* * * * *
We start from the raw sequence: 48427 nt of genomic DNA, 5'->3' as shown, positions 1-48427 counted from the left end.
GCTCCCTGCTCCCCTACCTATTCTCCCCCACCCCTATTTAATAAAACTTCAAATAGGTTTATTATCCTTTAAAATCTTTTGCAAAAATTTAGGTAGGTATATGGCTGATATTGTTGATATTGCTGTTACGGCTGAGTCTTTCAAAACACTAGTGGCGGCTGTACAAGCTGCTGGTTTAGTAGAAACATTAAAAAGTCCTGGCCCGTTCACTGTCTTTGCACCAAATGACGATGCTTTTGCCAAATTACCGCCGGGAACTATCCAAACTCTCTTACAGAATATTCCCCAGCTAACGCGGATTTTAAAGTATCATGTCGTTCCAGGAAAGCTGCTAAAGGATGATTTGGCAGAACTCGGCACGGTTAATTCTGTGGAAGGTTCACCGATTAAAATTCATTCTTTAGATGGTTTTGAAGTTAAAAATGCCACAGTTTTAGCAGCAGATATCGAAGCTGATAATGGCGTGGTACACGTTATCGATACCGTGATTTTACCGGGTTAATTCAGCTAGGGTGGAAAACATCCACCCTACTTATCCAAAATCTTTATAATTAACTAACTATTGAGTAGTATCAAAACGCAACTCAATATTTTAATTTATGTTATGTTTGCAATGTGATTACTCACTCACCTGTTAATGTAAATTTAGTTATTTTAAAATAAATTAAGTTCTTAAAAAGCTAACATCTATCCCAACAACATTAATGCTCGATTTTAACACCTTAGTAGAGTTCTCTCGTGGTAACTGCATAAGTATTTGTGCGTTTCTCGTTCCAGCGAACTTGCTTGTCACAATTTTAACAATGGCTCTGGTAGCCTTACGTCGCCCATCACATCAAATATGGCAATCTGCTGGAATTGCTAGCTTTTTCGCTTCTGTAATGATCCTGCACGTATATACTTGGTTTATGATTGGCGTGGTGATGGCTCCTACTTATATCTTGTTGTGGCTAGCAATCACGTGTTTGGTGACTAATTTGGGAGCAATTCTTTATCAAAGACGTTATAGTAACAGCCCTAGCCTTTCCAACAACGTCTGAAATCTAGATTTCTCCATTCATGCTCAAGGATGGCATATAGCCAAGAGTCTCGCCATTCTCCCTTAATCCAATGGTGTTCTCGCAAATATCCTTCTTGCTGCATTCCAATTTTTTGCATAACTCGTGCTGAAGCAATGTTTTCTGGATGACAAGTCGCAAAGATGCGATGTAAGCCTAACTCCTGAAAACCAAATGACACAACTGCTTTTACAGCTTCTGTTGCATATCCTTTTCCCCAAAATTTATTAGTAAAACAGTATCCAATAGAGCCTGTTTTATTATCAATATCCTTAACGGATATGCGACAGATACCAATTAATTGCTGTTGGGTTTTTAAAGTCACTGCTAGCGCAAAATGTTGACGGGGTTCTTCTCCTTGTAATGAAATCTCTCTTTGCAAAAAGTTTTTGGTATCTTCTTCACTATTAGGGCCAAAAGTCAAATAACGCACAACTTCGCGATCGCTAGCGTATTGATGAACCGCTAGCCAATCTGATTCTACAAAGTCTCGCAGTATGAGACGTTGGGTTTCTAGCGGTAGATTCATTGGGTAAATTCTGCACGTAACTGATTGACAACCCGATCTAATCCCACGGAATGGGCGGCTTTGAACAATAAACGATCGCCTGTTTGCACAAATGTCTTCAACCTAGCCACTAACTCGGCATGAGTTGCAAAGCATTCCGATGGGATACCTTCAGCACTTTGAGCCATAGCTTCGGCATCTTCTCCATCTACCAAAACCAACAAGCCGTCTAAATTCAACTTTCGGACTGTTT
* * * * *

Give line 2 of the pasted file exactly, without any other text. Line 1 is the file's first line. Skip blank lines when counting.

GCTCCCTGCTCCCCTACCTATTCTCCCCCACCCCTATTTAATAAAACTTCAAATAGGTTTATTATCCTTTAAAATCTTTTGCAAAAATTTAGGTAGGTATATGGCTGATATTGTTGATATTGCTGTTACGGCTGAGTCTTTCAAAACACTAGTGGCGGCTGTACAAGCTGCTGGTTTAGTAGAAACATTAAAAAGTCCTGGCCCGTTCACTGTCTTTGCACCAAATGACGATGCTTTTGCCAAATTACCGCCGGGAACTATCCAAACTCTCTTACAGAATATTCCCCAGCTAACGCGGATTTTAAAGTATCATGTCGTTCCAGGAAAGCTGCTAAAGGATGATTTGGCAGAACTCGGCACGGTTAATTCTGTGGAAGGTTCACCGATTAAAATTCATTCTTTAGATGGTTTTGAAGTTAAAAATGCCACAGTTTTAGCAGCAGATATCGAAGCTGATAATGGCGTGGTACACGTTATCGATACCGTGATTTTACCGGGTTAATTCAGCTAGGGTGGAAAACATCCACCCTACTTATCCAAAATCTTTATAATTAACTAACTATTGAGTAGTATCAAAACGCAACTCAATATTTTAATTTATGTTATGTTTGCAATGTGATTACTCACTCACCTGTTAATGTAAATTTAGTTATTTTAAAATAAATTAAGTTCTTAAAAAGCTAACATCTATCCCAACAACATTAATGCTCGATTTTAACACCTTAGTAGAGTTCTCTCGTGGTAACTGCATAAGTATTTGTGCGTTTCTCGTTCCAGCGAACTTGCTTGTCACAATTTTAACAATGGCTCTGGTAGCCTTACGTCGCCCATCACATCAAATATGGCAATCTGCTGGAATTGCTAGCTTTTTCGCTTCTGTAATGATCCTGCACGTATATACTTGGTTTATGATTGGCGTGGTGATGGCTCCTACTTATATCTTGTTGTGGCTAGCAATCACGTGTTTGGTGACTAATTTGGGAGCAATTCTTTATCAAAGACGTTATAGTAACAGCCCTAGCCTTTCCAACAACGTCTGAAATCTAGATTTCTCCATTCATGCTCAAGGATGGCATATAGCCAAGAGTCTCGCCATTCTCCCTTAATCCAATGGTGTTCTCGCAAATATCCTTCTTGCTGCATTCCAATTTTTTGCATAACTCGTGCTGAAGCAATGTTTTCTGGATGACAAGTCGCAAAGATGCGATGTAAGCCTAACTCCTGAAAACCAAATGACACAACTGCTTTTACAGCTTCTGTTGCATATCCTTTTCCCCAAAATTTATTAGTAAAACAGTATCCAATAGAGCCTGTTTTATTATCAATATCCTTAACGGATATGCGACAGATACCAATTAATTGCTGTTGGGTTTTTAAAGTCACTGCTAGCGCAAAATGTTGACGGGGTTCTTCTCCTTGTAATGAAATCTCTCTTTGCAAAAAGTTTTTGGTATCTTCTTCACTATTAGGGCCAAAAGTCAAATAACGCACAACTTCGCGATCGCTAGCGTATTGATGAACCGCTAGCCAATCTGATTCTACAAAGTCTCGCAGTATGAGACGTTGGGTTTCTAGCGGTAGATTCATTGGGTAAATTCTGCACGTAACTGATTGACAACCCGATCTAATCCCACGGAATGGGCGGCTTTGAACAATAAACGATCGCCTGTTTGCACAAATGTCTTCAACCTAGCCACTAACTCGGCATGAGTTGCAAAGCATTCCGATGGGATACCTTCAGCACTTTGAGCCATAGCTTCGGCATCTTCTCCATCTACCAAAACCAACAAGCCGTCTAAATTCAACTTTCGGACTGTTT